In western Kentucky, it's been nearly a week since Ohio County officials issued a state of emergency due to winter weather. County roads are still covered in ice and snow. But the state of emergency may be lifted soon. "It's rough. I mean, it's really rough," says Ohio Co. Emergency Management Director Charlie Shields. Rough is one way residents describe some ohio county roads. "It's like trying to ride a snow sled on ice, and make it go where you want to, you can't," says L.C. Baize of Beaver Dam.
The life of a Daviess County teenager is remembered a day after her death. Brookelynne Shannon, a student at Burns Middle School, passed away Monday, after suffering complications from the flu. An ideal student. Smart. Funny. An athlete. Those are some of the ways people are remembering Brookelynne Shannon. Meanwhile, help for the family continues to pour in. "She respected her teachers, respected her peers, got along with others.
For some, falling snow means building snowmen. But an Owensboro teen, getting attention for his works of art, resembling some of your favorite cartoon characters. Some see snow as an obstacle, but Zion Riley sees opportunity. "I just thought to do one out of snow because I know everyone from young to old could connect with it," he says. An opportunity to build a more than six-foot-tall Mickey Mouse. "Older people probably grew up with it. Younger people still see it on TV to this day," Zion says.
You see snow sculptures occasionally during winter, but coming up at 5 on @WEHTWTVWlocal after weather, we’ll tell you how one is becoming the talk of one Owensboro neighborhood. https://t.co/qAmol5k5MP
Muck Rack makes it simple to find people, tweets, or articles that mention any name, keyword, company, hashtag etc. We've compiled this guide to help you make the most of your search.
Selecting a term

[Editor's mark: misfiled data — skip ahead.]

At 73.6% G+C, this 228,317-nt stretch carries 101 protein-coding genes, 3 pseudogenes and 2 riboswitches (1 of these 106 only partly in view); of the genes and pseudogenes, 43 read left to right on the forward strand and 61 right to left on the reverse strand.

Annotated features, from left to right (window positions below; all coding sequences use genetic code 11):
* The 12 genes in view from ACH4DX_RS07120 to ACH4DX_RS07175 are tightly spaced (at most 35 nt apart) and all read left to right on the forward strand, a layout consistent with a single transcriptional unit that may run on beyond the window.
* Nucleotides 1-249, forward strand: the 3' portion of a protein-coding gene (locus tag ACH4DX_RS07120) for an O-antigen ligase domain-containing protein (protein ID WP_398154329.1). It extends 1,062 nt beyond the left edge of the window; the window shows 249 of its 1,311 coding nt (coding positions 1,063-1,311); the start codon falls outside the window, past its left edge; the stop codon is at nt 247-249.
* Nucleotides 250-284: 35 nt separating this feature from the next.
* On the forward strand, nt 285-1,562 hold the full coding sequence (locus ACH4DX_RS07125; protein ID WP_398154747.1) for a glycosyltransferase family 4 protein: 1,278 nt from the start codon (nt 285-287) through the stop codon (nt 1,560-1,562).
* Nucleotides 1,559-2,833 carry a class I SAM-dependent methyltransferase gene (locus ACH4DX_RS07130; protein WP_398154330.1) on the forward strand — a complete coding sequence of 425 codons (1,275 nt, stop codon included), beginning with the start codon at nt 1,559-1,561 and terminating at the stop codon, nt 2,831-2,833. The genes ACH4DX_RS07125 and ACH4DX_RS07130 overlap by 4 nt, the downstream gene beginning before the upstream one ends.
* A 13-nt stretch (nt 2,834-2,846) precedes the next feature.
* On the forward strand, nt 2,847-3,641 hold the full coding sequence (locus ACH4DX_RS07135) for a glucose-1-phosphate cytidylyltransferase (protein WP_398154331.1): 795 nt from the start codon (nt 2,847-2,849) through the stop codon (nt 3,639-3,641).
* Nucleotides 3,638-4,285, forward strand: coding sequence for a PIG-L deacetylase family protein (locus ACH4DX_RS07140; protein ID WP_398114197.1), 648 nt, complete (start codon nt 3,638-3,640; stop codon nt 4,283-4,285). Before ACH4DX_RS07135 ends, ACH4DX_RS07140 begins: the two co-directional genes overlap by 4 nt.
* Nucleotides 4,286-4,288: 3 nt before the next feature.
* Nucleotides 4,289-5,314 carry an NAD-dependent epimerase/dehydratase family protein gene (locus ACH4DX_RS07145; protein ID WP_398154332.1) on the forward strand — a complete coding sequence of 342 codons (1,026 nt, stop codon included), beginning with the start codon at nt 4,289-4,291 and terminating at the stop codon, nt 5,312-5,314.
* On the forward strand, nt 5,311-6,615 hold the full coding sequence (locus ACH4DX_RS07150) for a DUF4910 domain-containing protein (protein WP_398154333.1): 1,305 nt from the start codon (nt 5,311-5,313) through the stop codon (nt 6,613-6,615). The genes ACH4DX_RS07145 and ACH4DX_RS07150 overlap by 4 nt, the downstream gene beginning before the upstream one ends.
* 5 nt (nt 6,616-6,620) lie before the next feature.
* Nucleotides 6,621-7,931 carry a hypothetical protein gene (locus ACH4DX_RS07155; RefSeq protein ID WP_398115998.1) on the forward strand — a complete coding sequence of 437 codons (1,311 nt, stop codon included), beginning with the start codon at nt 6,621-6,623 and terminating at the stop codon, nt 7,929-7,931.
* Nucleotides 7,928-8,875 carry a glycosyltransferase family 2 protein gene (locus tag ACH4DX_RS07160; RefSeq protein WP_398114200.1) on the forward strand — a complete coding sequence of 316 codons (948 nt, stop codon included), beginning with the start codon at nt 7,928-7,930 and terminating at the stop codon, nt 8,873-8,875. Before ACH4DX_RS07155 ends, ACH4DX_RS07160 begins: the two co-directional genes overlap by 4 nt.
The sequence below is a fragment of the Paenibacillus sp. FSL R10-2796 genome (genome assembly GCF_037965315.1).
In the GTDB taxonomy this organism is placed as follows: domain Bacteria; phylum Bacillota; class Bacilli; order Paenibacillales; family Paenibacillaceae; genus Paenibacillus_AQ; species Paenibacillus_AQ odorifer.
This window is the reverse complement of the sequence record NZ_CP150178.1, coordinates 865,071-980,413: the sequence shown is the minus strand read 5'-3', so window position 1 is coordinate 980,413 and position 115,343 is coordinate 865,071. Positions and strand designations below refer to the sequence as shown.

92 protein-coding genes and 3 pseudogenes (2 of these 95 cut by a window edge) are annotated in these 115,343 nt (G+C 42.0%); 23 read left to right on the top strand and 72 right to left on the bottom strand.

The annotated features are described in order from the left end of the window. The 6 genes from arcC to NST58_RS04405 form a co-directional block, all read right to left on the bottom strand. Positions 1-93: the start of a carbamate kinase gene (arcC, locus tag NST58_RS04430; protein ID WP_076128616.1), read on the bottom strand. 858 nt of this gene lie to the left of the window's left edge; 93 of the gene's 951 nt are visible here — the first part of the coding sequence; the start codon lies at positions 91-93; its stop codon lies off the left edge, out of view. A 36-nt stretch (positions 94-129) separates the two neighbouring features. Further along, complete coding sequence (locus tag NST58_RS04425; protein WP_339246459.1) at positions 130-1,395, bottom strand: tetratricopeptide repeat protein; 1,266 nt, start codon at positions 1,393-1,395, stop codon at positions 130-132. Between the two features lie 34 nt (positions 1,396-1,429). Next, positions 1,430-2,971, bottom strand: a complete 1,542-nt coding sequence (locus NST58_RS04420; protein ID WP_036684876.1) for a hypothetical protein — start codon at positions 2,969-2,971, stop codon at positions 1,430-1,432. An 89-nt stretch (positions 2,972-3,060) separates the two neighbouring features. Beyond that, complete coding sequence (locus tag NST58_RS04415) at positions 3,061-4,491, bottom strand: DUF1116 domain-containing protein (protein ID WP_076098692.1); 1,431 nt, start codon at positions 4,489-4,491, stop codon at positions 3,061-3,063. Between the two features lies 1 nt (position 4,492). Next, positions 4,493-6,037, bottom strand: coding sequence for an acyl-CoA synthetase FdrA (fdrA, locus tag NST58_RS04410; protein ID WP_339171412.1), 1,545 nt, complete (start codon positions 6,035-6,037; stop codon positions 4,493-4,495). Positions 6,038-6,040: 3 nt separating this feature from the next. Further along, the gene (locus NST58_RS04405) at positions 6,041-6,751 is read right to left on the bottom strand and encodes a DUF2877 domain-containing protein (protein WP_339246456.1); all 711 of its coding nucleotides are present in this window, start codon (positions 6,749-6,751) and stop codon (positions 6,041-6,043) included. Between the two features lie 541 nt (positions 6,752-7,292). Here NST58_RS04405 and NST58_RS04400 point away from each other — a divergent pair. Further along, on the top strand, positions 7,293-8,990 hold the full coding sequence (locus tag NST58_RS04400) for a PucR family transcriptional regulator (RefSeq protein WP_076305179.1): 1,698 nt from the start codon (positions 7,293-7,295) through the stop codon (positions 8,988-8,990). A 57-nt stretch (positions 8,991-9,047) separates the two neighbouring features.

Start searching tweets, articles from media outlets, articles mentioned in tweets, journalists'
names, titles and bios with some suggested searches:
Companies or Topics (e.g. iPhone, Microsoft)
Phrases (e.g. "cloud computing") — use quotes to keep the terms together
Twitter handles (e.g. @username) — returns those who have mentioned or replied to
Names (e.g. "David Pogue")
Hashtags (e.g. #sxsw, #london2012)
Bio details (e.g. vegan, Olympics, father)
Muck Rack's Advanced Search allows for many boolean operators.
Find results that mention multiple specified terms, use AND or
+. For example, ensure each result contains both Elon Musk and Mark Zuckerberg by
searching Musk AND Zuckerberg or Musk + Zuckerberg.
Use the operators OR or , to broaden your search when you'd like either of
multiple terms to appear in results. (This is the default behavior of our search when no operators
are used). For example, results will contain either cake or cookie by searching cake OR cookie or cake,cookie
Use NOT or - to subtract results from your search. For
example, searching Disney will yield results about the Walt Disney Company as well as Walt Disney
World Resort. To exclude mentions of Disney World, search for Disney -World or Disney
When using one of these operators with a phrase, enclose it in quotation marks. For example, you can
find results about smartphones excluding Apple's iPhone 4S by searching smartphone -"iPhone
Exact case matching or punctuation
If you're searching for a brand name or keyword that relies on specific punctuation marks or capitalization, you can
find results that match your exact query by adding matchcase: before the keyword you're searching for, like matchcase:E*TRADE .
Use parentheses to separate multiple
boolean phrases. For example, to find journalists talking about having fun in Disney World or
Disneyland, search for ("disney world" OR disneyland) AND fun.
An asterisk can be used to search for any variation of a root word truncated by the asterisk. For example, searching for admin* will return results for administrator, administration, administer, administered, etc.
A near operator is an AND operator where you can control the distance between the words. You can vary the distance the near operation uses by adding a forward slash and number (between 0-99) such as strawberries NEAR/10 "whipped cream", which means the strawberries must exist within 10 words of "whipped cream".